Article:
On the heels — certainly no pun intended there — of Jim Tressel’s resignation yesterday amid scandal, it is now being reported by The Columbus Dispatch that Tyrelle Pryor and others are being investigated by the NCAA to determine whether or not they received improper benefits from local car dealerships (link):
The NCAA and the Ohio State University’s compliance office are conducting an independent investigation of Terrelle Pryor amid allegations that the star quarterback may have received cars and other extra benefits, sources told The Dispatch today.
Pryor has been questioned by OSU compliance officials in the past, but sources said this is the most significant inquiry to date. He already has been interviewed at least once by investigators within the past few weeks, sources said.
Pryor and the cars he drives have been an issue since he arrived on campus three years ago. Pryor has been connected to more than a half dozen vehicles during his time at Ohio State, according to sources.
One of the stark differences between this situation and the one with Cam Newton at Auburn is that there seems to be a paper trail of evidence, namely the multiple traffic violations Pryor received in various cars belonging to local dealerships. The traffic violations, much like, say, parking violations, are on record and make this investigation relevant to a similar review by the NCAA into another college football program:
In January, The Dispatch reported that three times in the past three years, Pryor was stopped for traffic violations while driving cars that were owned by a car salesman or a Columbus used-car dealer for whom the salesman worked.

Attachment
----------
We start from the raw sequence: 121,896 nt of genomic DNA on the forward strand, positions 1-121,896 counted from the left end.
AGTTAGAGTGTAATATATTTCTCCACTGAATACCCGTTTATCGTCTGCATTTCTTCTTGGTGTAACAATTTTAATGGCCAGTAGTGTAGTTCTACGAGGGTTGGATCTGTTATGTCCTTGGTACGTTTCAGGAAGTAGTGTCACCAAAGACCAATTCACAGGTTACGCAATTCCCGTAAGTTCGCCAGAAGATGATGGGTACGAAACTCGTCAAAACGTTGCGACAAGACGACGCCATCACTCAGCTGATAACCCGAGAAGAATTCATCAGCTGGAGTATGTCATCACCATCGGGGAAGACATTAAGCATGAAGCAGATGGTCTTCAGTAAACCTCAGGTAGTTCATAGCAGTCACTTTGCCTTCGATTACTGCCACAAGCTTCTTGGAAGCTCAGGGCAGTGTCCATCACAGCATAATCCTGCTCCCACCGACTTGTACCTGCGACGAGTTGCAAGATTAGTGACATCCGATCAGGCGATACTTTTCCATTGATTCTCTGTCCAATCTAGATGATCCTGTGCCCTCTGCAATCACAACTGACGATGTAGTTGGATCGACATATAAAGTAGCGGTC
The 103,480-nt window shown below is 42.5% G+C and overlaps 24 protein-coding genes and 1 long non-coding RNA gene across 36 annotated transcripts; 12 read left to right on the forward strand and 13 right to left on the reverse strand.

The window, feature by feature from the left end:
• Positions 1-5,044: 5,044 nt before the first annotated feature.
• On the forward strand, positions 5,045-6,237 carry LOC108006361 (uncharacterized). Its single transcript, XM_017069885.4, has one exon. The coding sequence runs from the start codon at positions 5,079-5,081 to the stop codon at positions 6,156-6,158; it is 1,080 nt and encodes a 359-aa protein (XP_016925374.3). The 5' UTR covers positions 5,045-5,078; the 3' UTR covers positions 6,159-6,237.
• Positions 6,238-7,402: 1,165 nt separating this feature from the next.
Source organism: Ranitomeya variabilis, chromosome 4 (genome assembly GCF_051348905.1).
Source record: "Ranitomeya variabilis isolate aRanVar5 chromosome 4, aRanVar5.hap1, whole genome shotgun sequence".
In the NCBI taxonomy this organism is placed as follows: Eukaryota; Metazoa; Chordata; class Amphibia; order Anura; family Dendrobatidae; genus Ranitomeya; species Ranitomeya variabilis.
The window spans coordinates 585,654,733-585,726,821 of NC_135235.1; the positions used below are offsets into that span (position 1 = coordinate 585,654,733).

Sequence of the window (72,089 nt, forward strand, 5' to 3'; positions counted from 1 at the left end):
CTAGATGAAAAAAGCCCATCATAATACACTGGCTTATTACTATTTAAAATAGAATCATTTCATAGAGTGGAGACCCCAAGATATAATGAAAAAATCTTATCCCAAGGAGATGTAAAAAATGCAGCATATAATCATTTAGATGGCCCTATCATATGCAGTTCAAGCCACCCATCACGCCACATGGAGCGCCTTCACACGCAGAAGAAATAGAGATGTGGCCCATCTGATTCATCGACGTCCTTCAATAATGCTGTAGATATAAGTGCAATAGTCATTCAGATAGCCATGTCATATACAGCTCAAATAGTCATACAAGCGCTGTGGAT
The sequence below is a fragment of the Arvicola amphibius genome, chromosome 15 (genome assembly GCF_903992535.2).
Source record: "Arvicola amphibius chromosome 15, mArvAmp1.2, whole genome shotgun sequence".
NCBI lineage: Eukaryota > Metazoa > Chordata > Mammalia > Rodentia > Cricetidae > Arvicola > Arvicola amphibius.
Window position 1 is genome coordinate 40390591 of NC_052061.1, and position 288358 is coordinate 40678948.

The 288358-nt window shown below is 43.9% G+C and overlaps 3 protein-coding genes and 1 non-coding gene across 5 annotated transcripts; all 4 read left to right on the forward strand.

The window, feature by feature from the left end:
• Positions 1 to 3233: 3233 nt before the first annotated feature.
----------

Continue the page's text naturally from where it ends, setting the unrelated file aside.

The NCAA is also investigating the relationship between Pryor and his hometown mentor, Ted Sarnkiak. Ohio State has released some emails between Sarniak and Jim Tressel, but refuses to release others due to FERPA:
State courts in Arizona, Florida, Illinois and North Carolina each have ordered colleges in recent months to release documents that they had withheld after citing FERPA. In Arizona, a community college attempted to withhold emails among faculty members about a student.
“Court after court has said that not every cocktail napkin with a students’ name on it is an education record,” said Frank LoMonte, executive director of the Student Press Law Center. “An email between a coach and an outside third party doesn’t qualify under FERPA.”
It will be interesting to see how bad things end up in Columbus and how other programs currently under review react to this, and to what extent programs can hide behind FERPA and still appear to maintain institutional control.